Everything stems from learning

According to University Lecturer Iryna Herzon, good teaching has great societal significance. Herzon’s field at the Faculty of Agriculture and Forestry is agroecology. She continuously develops her teaching, dedicating a lot of time to it. Iryna Herzon is one of the new fellows of the Teachers’ Academy.

In addition to teaching others, Iryna Herzon is also an avid student herself, having always been interested in learning and psychology. Through this has emerged her interest in exploring teaching in a more in-depth manner. According to Herzon, learning and teaching are mutually dependent on each other.

“It’s like commerce: you can’t sell something without someone buying it. Sometimes it feels like teaching is carried out just for the sake of teaching, not for the sake of having an effect. The outcomes are valuable too.”

Herzon points out that teaching is a good way to learn something yourself. To be able to describe something clearly to others, you first have to familiarise yourself with the topic. This is why Herzon urges students to teach each another.

Finnish culture of learning encourages independent thought

Having arrived in Finland some 20 years ago, the Ukrainian-born Herzon was pleased: in her home country, teaching had been authoritarian, while in Finland students were encouraged to think for themselves.

“Finland’s different learning culture was quite a positive shock to me. This culture teachers you to assume responsibility, take initiative and think critically yourself. That’s important to society, since everything stems from learning. With my background, I understand the importance of the matter, and that’s why I also invest a lot in it,” Herzon says.

Rewarding interaction with students

Iryna Herzon collects feedback from her colleagues and students, continuously developing her teaching on the basis of it. She has designed learning materials independently and together with her colleagues, sharing them and good practices with others.

Herzon acknowledges that good teaching and its preparation take up a lot of time and resources. Taking lessons outside the classroom, which she considers important, requires a lot of planning in particular. However, support from enthusiastic colleagues helps with coping:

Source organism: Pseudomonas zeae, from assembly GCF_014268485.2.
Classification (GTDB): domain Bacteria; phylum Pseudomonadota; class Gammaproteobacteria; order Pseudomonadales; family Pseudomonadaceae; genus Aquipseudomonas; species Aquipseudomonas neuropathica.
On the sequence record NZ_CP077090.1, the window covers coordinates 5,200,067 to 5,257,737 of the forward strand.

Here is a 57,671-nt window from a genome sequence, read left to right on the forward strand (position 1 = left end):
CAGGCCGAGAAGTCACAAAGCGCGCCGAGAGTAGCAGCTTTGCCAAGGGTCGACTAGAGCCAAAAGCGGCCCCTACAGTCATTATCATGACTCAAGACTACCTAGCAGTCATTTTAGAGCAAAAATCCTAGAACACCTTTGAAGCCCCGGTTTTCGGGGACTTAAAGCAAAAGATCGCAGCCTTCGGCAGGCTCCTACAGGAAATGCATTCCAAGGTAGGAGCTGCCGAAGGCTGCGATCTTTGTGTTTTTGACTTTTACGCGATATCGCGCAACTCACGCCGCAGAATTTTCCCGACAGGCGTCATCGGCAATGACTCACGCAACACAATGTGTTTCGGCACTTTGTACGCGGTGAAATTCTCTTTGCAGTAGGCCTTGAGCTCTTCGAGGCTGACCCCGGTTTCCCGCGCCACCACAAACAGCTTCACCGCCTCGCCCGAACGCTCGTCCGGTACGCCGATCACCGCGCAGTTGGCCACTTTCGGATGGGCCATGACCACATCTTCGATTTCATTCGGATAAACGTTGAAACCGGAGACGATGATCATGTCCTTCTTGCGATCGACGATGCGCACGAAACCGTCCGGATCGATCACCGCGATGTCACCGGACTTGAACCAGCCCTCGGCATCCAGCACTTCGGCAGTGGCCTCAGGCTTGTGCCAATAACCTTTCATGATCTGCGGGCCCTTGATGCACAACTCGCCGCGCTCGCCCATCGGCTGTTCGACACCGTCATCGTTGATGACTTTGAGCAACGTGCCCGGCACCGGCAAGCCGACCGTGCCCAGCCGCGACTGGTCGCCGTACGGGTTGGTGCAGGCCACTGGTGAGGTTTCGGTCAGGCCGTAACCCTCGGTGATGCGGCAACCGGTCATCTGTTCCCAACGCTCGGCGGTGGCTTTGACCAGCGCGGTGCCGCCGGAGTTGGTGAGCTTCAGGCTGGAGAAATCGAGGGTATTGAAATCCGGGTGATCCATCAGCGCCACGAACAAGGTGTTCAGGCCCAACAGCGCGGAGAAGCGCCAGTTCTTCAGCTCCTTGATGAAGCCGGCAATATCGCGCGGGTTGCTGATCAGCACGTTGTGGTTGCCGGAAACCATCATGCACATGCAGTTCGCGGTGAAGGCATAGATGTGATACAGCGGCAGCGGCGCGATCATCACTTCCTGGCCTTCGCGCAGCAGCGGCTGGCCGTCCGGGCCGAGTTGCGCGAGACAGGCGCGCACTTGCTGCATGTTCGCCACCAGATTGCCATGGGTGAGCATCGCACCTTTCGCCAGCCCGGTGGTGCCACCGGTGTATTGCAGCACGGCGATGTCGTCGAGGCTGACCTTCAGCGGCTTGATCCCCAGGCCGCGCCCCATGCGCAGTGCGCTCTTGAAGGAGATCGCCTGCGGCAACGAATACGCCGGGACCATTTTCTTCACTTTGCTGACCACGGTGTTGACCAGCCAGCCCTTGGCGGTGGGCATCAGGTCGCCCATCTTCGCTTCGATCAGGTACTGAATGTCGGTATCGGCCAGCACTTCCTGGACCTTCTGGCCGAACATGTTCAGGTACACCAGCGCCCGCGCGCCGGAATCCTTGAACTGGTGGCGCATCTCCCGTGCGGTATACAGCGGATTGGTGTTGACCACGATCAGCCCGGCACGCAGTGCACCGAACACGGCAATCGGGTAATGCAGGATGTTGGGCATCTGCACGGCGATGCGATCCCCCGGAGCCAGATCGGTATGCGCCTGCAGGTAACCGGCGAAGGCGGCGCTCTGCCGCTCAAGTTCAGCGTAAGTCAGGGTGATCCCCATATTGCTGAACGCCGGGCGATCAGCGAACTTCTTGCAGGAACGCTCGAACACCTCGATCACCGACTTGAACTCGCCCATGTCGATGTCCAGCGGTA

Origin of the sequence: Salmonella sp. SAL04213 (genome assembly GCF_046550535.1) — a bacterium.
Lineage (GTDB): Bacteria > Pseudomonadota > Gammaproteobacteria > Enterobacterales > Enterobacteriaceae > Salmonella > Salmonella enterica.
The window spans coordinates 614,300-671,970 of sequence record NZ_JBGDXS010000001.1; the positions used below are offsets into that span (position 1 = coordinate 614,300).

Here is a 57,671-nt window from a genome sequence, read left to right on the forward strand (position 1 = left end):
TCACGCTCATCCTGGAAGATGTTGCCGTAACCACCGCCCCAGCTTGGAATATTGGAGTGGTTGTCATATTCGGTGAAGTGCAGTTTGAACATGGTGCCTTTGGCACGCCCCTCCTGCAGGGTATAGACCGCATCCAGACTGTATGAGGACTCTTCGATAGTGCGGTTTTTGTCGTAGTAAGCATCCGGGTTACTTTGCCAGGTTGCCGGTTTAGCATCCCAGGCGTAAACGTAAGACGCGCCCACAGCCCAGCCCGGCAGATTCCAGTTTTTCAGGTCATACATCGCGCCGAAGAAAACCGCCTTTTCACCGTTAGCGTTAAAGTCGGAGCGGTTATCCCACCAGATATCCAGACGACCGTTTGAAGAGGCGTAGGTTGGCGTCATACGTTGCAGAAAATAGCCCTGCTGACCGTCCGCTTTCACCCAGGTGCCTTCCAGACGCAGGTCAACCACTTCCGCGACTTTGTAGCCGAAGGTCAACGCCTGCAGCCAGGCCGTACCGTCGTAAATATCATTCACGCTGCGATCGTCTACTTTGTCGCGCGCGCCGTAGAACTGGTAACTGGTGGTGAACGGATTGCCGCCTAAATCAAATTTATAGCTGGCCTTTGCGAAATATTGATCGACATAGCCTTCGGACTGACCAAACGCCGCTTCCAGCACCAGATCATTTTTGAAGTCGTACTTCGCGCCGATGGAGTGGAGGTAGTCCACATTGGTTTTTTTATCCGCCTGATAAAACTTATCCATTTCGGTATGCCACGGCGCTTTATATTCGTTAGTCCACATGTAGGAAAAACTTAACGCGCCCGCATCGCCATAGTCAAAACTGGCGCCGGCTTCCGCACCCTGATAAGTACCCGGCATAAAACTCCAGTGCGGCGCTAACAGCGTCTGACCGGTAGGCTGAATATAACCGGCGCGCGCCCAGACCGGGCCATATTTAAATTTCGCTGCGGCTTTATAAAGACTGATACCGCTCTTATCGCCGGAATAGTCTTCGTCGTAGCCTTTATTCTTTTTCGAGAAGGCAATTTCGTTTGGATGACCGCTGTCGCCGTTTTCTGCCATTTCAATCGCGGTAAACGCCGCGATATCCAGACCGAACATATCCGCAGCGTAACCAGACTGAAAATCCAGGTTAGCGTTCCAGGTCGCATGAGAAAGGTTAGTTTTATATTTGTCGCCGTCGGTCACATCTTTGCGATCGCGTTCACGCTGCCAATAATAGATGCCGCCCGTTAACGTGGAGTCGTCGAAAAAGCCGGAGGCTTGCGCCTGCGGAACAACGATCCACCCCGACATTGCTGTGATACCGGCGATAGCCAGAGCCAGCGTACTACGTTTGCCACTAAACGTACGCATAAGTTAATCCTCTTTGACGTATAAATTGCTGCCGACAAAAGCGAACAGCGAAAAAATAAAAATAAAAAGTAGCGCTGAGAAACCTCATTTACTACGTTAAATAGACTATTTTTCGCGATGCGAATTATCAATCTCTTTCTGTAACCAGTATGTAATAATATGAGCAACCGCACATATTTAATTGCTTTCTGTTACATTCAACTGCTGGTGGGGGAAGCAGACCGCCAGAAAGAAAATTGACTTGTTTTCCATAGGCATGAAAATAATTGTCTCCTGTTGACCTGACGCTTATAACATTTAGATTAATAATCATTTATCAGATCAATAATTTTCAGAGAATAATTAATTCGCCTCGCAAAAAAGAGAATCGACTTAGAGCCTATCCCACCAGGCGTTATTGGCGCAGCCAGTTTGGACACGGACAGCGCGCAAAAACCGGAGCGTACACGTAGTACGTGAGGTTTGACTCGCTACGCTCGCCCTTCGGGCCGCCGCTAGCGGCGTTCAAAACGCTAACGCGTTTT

“I often ask my colleagues how something should be approached. I also try out my ideas related to the development of new courses among my colleagues and students. And when successes occur, it’s nice to share them too.”

Interaction with students is also an important resource for Herzon:

“That’s the most rewarding thing about teaching. It’s great to be together with students. Giving them the freedom to genuinely work together along a well-designed path makes them thrive.”

In pursuit of teaching based on phenomena and genuine challenges

Iryna Herzon considers it important to maintain universities as independent and autonomous institutions in the future. This makes it possible to ensure that there is room for critical thinking.

“Regardless of the direction students take after university, critical thinking is important. In addition, openness and the courage to make mistakes and acknowledge them in your actions are skills needed by everyone, and their value will only grow in the future,” Herzon emphasises.

In the future, she would also like to increasingly use phenomenon-based teaching in the academic context. She considers the division between disciplines artificial. According to Herzon, master’s programmes based on genuine challenges are in fact needed.

Moreover, she finds it important to retain the enthusiasm for learning and perceive the process of learning itself as valuable.

“Learning is fun and valuable, not a chore,” Herzon points out.

What is the Teachers’ Academy?

The Teachers' Academy is a network of teachers who have invested their time in the development of teaching, teaching skills and students' learning processes. The establishment of the Academy indicates the value the university community places on teaching quality.  By investing in teachers, the University also invests in students and the quality of learning.  An appointment as a fellow to the Teachers’ Academy is a sign of recognition for teaching merits and expertise in the field of teaching. 

The members of the Teachers' Academy form a multidisciplinary network that shares its expertise and is active in the development of learning and teaching at the university. The members of the Teachers' Academy meet regularly during the academic year to share their pedagogical innovations, learn about ideas for improving teaching and learning in different departments, and work together to promote issues they consider important.